The world of wine, as I think we all know, involves a lot of snobbery, con games, and hogwash. There are also a lot of delicious wines. The Wine Trials 2010, by Robin Goldstein and Alexis Herschkowitsch, features brief reviews of the 150 wines under $15 that beat $50+ bottles in this year’s rigorous brown-bag blind tastings. The book’s basic message is to drink wines you like, rather than wines you are told you’re supposed to like. But the aforementioned snobbery, con games, and hogwash, in addition to psychology (e.g. if we think a wine is expensive, a lot of us tend to enjoy it more!?) makes this difficult. Part one of the book, The blind tasting manifesto, explores all of these issues with persuasive arguments (and scientific data!). The rest of the book consists of reviews of the 150 best liked wines, in a variety of categories, as determined by rigorous brown-bag blind tastings.
I’ve tried several wines featured in the the book and have not been disappointed. But I have not been able to find about half the wines (from both the 2009 and 2010 editions of the book), which has been frustrating. So I thought it might be interesting, and useful, to host my own blind tasting, a la The Wine Trials, with locally available wines.
For our [not so] rigorous blind tastings, we thought about trying just Oregon wines, or just one variety of wine. But ultimately we went with what we randomly found at Trader Joe’s. We know the price is pretty good, and we also know that we would be able to find these wines again, if we wanted to. The price range of the wines we selected was $7.99-13.99 (which at Trader Joe’s is almost high end).
Here’s the lineup:
As you can see, our wine selection contains a mix of styles. It may have been more useful to stick to heavy or light red wines, but I, for one, don’t always know if a wine is heavy or light based on its label. And interestingly, none of these wines made the 2010 edition of The Wine Trials, though we don’t know if that’s because they weren’t included in the trials, or if they were but didn’t perform well in the tastings. In any case, we expected our home version of the Wine Trials would be educational and fun, and hoped we might discover a couple tasty wines.
We invited a bunch of friends over, made a bunch of snacks, and wrapped each bottle in foil and attached a number.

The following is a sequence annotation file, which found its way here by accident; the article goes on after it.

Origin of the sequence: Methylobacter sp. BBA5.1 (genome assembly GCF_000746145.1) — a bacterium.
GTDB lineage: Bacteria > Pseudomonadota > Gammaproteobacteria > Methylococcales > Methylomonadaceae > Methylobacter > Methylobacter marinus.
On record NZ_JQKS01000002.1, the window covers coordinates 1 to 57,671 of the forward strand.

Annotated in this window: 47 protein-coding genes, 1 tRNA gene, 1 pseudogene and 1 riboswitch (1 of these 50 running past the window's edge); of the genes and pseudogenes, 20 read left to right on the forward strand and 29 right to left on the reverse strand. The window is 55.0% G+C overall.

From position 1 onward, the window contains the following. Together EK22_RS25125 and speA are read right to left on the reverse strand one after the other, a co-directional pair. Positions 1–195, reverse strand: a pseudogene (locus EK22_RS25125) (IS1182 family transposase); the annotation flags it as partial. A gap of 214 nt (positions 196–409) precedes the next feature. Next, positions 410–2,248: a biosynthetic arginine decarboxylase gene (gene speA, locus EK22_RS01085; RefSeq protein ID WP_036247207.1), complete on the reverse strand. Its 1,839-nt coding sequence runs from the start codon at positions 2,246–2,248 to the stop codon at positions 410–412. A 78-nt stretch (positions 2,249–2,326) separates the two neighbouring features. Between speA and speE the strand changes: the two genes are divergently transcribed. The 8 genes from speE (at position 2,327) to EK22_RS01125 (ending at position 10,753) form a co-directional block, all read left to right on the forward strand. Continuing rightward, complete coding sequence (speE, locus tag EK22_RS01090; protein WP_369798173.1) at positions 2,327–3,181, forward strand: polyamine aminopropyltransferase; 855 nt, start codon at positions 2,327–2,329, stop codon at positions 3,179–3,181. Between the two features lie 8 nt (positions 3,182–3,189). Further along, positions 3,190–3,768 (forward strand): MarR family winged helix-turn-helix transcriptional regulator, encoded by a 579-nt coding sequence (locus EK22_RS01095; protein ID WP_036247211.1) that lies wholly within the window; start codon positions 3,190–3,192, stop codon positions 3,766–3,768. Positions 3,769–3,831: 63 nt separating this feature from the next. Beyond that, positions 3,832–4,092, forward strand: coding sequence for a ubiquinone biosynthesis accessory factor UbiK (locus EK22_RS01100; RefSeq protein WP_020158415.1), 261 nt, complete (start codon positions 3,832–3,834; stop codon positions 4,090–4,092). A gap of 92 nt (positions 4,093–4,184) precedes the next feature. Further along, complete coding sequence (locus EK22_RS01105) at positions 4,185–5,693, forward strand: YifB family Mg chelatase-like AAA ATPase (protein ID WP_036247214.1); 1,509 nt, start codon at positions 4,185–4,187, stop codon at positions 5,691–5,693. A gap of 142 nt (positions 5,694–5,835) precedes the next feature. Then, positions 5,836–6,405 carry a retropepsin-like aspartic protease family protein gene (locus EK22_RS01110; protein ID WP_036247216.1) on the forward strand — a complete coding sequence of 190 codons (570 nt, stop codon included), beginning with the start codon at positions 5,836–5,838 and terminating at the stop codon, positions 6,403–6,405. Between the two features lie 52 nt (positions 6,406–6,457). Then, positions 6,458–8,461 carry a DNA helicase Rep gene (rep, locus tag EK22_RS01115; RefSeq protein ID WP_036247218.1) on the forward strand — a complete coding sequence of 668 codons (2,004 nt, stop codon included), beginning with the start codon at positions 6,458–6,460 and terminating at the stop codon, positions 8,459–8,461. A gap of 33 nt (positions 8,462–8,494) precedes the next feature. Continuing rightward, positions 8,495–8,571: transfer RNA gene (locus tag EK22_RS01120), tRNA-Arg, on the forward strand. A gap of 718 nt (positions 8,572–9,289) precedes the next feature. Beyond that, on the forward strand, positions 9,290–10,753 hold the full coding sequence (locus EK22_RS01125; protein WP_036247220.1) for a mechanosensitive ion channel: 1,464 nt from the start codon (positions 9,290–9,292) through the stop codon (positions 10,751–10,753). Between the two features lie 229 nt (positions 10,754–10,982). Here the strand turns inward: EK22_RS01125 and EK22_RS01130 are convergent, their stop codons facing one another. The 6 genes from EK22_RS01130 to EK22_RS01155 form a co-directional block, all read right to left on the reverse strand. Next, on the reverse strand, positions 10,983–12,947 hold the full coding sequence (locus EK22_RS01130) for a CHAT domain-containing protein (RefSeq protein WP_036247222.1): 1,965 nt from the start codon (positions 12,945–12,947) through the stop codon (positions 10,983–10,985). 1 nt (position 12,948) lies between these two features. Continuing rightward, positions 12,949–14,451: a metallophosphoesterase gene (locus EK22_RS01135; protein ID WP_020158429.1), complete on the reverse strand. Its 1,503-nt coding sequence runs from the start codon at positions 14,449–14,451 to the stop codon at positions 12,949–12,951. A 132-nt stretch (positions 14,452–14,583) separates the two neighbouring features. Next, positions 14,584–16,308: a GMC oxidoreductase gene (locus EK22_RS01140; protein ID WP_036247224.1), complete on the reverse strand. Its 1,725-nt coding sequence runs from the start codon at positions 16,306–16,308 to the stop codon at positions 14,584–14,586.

For the blind tasting we gave each of our guests one of the official Wine Trials tasting tasting forms (pdf), and set them to it. The only ground rules were no talking about the wines while tasting, and we recommended each taster start with a different wine, rather than going from 1 through 6 in order.
Below are the winners, as decided by our tasters, ranked from 1-6. The top two places ended up a virtual tie, both wines received the same number of 1st (4), 2nd (2), and 3rd (2) place votes. But wine number one also received a fourth place vote, whereas number 2 received a single 5th place vote. In the list below we’ve also included a few quotes from notes made by our guests on the tasting forms.
- Barnard Griffin Columbia Valley Syrah 2008 – $12.99 “Yummy” “Not bad, velvety, big wine”
- Columbia Crest Grand Estates Cabernet Sauvignon Columbia Valley 2007 9.99 “Nice deep color, some vanilla” “Soft, smooth, oak, velvety”
- Marqués de Cáceres Crianza Rioja 2005 – 11.99 “Pleasant, a little light for me” “Starts off fine but finishes with a nauseous tone”
- Eola Hills Oregon Pinot Noir 2008 – 13.95 “Charles Shaw?” “Watery”
- Red Door Cellars Pinot Noir Willamette Valley 2007 (pdf) 13.99 “A little light on the finish, tastes like a pinot”
- Blason de Bourgogne Pinot Noir 2008 – 7.99 “Tastes like a weak pinot” “Reminds me of my childhood, can you say altar wine?”
As you can see the Pinot Noirs did not do very well. Whether this is due to our tasters not liking the variety, or the particular Pinots we selected being of low (cheap) quality, I cannot say. We did have a few self-proclaimed Pinot fans amongst the tasters.